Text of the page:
Content is king when it comes to videogames, but aptly enough for an industry built on the battle mindset, hardware is still the foot soldier in the ongoing so-called "console wars."
This latest round is particularly heated. Major player, Sega, bites the hardware dust and ceases hardware manufacture, as a new, perhaps invincible combatant, software giant Microsoft, throws its new X-Box into the ring.
Sony CEO of computer entertainment, Kazuo Hirai, whose Playstation and Playstation 2 (PS2) dominate more than half the $10 billion videogame marketplace, responds by throwing down the gauntlet, saying "the only question now is who will occupy the No. 2 spot."
Meanwhile, industry veteran Nintendo, suggests that it is the only true gaming company left.
All this in-house scuffling may confuse the casual gamer, but this fierce competition to win the eyes, ears, and pocketbooks of the nation's estimated 145 million gamers is producing new hardware and software that promise to transform the interactive entertainment landscape while vastly expanding its audience.
This past week the combatants brought the fight to the floor of the industry's annual trade show, the Electronic Entertainment Exposition (E3). Big hardware announcements include:
* Microsoft unveiled the X-Box, a powerful new $300 videogame console, packing the power equivalent of an 800 mhz personal computer, with 3D graphics so close to the real thing that gamers could be seen involuntarily putting their hands on the screens all over the Microsoft demonstration area.
It will include Internet connectivity as well as DVD playing capability and will be available in early November.
* Nintendo announced the new $199 console, GameCube, which will play mini-DVD game discs and connect to the latest version of its popular handheld, GameBoy Advance. The graphics are nearly as detailed as the X-Box, with full 3D backgrounds rendered in real time. GameCube also is scheduled for an early November release.
* Nintendo also previewed the $99 GameBoy Advance, a horizontal version of the vertical Game Boy (GB). With a 32-bit processor, it packs eight times the power of the previous GB and offers more than 500 times the on-screen colors. This will come out June 11.
* The self-pronounced first-place holder, Sony Computer Entertainment, announced the arrival in November of key peripherals for its PS2, such as: a $40 network adapter with a 56K modem and an ethernet port as well as a 40 GB hard drive.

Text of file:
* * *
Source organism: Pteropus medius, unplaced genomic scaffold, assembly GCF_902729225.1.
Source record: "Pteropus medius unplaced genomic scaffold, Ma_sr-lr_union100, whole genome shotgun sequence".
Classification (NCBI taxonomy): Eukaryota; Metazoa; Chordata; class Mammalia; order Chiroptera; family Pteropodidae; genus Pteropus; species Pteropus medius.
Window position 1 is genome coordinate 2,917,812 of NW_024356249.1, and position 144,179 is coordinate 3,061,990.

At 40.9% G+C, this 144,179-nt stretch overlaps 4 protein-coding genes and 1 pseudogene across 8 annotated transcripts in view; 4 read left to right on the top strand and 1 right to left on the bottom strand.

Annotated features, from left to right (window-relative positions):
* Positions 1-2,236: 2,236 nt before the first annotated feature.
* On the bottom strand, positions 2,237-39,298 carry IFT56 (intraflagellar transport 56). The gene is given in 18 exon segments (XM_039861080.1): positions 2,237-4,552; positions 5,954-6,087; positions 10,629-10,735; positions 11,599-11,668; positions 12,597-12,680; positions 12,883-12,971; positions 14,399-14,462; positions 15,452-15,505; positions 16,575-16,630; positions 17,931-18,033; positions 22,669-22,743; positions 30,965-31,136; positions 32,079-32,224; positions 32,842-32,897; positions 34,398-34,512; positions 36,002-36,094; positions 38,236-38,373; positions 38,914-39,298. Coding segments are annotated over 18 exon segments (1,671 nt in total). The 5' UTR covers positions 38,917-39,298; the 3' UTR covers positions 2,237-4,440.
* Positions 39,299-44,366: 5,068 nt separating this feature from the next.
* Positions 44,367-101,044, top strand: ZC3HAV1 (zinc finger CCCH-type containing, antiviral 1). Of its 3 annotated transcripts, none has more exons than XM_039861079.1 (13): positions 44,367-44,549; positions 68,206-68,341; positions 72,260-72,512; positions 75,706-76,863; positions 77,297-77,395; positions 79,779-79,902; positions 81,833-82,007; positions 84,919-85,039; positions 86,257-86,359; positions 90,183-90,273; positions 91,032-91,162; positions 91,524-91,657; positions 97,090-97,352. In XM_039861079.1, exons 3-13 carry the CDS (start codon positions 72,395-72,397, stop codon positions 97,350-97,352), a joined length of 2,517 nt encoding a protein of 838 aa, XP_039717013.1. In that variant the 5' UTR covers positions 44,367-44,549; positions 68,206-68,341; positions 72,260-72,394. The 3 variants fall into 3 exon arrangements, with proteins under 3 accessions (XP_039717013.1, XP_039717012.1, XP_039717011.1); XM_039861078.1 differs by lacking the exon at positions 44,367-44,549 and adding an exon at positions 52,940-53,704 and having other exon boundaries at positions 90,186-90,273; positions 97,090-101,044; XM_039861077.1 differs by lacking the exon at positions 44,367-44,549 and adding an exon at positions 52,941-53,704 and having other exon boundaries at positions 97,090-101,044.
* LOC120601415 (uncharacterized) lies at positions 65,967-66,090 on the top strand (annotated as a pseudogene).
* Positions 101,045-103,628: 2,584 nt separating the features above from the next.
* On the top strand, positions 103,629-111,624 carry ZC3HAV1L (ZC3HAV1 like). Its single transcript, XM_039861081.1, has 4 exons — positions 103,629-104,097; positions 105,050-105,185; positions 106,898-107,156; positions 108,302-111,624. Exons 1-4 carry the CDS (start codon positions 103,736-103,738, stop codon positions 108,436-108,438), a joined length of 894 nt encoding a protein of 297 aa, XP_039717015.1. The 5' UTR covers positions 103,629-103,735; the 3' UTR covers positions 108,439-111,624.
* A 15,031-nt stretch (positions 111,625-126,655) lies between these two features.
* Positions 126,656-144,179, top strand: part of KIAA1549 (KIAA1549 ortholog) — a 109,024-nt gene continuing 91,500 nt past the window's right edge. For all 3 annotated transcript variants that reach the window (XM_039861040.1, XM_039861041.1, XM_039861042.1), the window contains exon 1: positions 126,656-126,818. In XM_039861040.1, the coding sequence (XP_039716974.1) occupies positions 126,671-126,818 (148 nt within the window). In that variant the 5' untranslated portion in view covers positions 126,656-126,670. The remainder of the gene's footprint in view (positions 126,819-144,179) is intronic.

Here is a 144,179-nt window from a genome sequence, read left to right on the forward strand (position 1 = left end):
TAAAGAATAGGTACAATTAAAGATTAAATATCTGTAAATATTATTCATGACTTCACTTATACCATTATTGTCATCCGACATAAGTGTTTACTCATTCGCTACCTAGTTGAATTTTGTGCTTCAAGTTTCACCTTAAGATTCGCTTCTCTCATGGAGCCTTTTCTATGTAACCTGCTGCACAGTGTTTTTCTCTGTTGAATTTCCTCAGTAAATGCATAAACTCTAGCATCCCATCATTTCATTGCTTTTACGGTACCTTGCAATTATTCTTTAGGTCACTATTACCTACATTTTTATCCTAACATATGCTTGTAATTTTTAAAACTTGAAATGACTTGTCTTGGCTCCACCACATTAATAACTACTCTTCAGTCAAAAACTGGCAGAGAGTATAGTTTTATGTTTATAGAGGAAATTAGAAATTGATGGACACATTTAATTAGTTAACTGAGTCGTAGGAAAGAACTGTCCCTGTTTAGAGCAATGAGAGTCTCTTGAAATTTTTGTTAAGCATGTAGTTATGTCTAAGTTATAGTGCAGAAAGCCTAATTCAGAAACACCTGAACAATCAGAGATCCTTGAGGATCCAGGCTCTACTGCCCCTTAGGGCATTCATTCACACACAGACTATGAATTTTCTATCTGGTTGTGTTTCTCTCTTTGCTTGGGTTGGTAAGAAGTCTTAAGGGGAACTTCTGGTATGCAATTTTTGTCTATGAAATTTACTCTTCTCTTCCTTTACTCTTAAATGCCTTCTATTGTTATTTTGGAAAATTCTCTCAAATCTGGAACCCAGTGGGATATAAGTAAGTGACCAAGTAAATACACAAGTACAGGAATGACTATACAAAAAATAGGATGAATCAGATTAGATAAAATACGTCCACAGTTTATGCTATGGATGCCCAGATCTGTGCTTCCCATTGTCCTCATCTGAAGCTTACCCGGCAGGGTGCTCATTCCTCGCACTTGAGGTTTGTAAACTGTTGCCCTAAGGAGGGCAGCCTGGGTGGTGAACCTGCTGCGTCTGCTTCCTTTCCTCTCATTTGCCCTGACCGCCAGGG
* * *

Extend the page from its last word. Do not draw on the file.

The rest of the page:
* At the same time, Sony is working to retain its phenomenally successful Playstation audience with its Playstation One (PSOne), a compact Playstation console that can be outfitted with a small LCD screen for complete portability.
On the software side, the videogame industry has mastered the Hollywood mantra Why argue with success? New software releases are littered with sequels and updates. One of the most anticipated, parent of the hot summer film, "Final Fantasy" is up to No. 10 (Final Fantasy X). Previews of this title are appropriately jaw dropping in their depth of resolution and character development.
Other software developments include:
* A big new push into online gaming by the top hardware manufacturers.
Just as Microsoft works to erase its association with the PC world by pre-loading its new black box with Internet capability for the dedicated console gamer, Sony expands its PS2 with all the traditional peripherals of the PC world: a keyboard, mouse, and computer screen all set to take advantage of Sony's strategic alliance with AOL-Time Warner. All the peripherals will be on sale in November as well.
* Sega's departure from the hardware race positions it as a powerful software producer, announcing plans to extend its popular sports and character franchises, such as NFL 2K and Sonic the Hedgehog, onto multiple platforms.
* Now that gamers are going for the mainstream, many more developers are coming out with games offering a broader appeal. Without question, one of the hottest new titles is based on the Harry Potter books. Role playing and adventure games based on the first installment, "Harry Potter and the Sorcerer's Stone," are due out in November, to coincide with the film's release.
* Launch titles for the GameBoy Advance were developed with an eye toward a broader demographic than its traditional under-14's. While the unit will continue to play all the previous GameBoy cartridges, new titles include familiar face Super Mario Advance and F-Zero, a racing game.
Perhaps the warring titans could take a lesson from pint-sized performer Nintendo.
Its current model of GameBoy Color, with a relatively modest 8-bit CPU, was the top-selling video game system at the start of this year, says Nintendo. The less-is-more system accounted for 47 percent of all hardware system sales and 23 percent of all industry revenues in 2000.
(c) Copyright 2001. The Christian Science Monitor